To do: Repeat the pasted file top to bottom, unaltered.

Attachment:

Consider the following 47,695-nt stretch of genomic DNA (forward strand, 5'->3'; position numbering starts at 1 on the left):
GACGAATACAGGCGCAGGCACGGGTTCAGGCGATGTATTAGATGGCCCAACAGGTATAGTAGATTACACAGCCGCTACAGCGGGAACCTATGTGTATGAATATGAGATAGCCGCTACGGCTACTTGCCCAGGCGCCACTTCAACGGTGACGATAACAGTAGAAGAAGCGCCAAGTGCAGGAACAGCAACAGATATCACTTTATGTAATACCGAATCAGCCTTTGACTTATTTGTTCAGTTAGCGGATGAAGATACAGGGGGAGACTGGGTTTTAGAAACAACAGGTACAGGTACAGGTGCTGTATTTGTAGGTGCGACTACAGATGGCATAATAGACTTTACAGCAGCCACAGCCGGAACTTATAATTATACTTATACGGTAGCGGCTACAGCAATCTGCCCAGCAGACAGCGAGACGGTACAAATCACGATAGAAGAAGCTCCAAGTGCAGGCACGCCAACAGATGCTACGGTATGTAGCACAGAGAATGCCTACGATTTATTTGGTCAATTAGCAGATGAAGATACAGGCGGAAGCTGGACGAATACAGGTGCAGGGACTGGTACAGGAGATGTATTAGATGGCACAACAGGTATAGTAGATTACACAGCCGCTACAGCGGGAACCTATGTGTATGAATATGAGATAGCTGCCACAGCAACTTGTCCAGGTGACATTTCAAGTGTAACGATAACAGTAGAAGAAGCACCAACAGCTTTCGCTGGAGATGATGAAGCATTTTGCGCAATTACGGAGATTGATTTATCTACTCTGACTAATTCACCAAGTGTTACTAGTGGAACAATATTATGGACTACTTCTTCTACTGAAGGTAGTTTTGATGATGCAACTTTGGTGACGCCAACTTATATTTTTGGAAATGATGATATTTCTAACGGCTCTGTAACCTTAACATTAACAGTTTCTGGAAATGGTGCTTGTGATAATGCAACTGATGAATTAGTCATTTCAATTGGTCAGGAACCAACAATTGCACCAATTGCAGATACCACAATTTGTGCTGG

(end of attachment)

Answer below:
Consider the following 47,695-nt stretch of genomic DNA (forward strand, 5'->3'; position numbering starts at 1 on the left):
GACGAATACAGGCGCAGGCACGGGTTCAGGCGATGTATTAGATGGCCCAACAGGTATAGTAGATTACACAGCCGCTACAGCGGGAACCTATGTGTATGAATATGAGATAGCCGCTACGGCTACTTGCCCAGGCGCCACTTCAACGGTGACGATAACAGTAGAAGAAGCGCCAAGTGCAGGAACAGCAACAGATATCACTTTATGTAATACCGAATCAGCCTTTGACTTATTTGTTCAGTTAGCGGATGAAGATACAGGGGGAGACTGGGTTTTAGAAACAACAGGTACAGGTACAGGTGCTGTATTTGTAGGTGCGACTACAGATGGCATAATAGACTTTACAGCAGCCACAGCCGGAACTTATAATTATACTTATACGGTAGCGGCTACAGCAATCTGCCCAGCAGACAGCGAGACGGTACAAATCACGATAGAAGAAGCTCCAAGTGCAGGCACGCCAACAGATGCTACGGTATGTAGCACAGAGAATGCCTACGATTTATTTGGTCAATTAGCAGATGAAGATACAGGCGGAAGCTGGACGAATACAGGTGCAGGGACTGGTACAGGAGATGTATTAGATGGCACAACAGGTATAGTAGATTACACAGCCGCTACAGCGGGAACCTATGTGTATGAATATGAGATAGCTGCCACAGCAACTTGTCCAGGTGACATTTCAAGTGTAACGATAACAGTAGAAGAAGCACCAACAGCTTTCGCTGGAGATGATGAAGCATTTTGCGCAATTACGGAGATTGATTTATCTACTCTGACTAATTCACCAAGTGTTACTAGTGGAACAATATTATGGACTACTTCTTCTACTGAAGGTAGTTTTGATGATGCAACTTTGGTGACGCCAACTTATATTTTTGGAAATGATGATATTTCTAACGGCTCTGTAACCTTAACATTAACAGTTTCTGGAAATGGTGCTTGTGATAATGCAACTGATGAATTAGTCATTTCAATTGGTCAGGAACCAACAATTGCACCAATTGCAGATACCACAATTTGTGCTGG